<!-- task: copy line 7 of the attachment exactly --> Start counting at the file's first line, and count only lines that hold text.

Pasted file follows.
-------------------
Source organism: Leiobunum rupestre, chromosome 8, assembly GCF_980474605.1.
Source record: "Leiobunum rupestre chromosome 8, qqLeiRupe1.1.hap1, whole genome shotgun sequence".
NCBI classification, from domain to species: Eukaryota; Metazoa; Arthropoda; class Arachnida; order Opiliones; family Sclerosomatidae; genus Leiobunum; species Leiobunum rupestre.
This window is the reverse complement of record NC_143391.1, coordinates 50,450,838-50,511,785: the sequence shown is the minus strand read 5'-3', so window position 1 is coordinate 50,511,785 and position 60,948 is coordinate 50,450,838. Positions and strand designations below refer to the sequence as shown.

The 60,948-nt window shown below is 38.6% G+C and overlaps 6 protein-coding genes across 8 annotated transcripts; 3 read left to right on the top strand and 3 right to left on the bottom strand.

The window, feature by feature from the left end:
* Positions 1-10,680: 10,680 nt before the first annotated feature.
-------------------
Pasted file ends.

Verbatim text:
* Positions 1-10,680: 10,680 nt before the first annotated feature.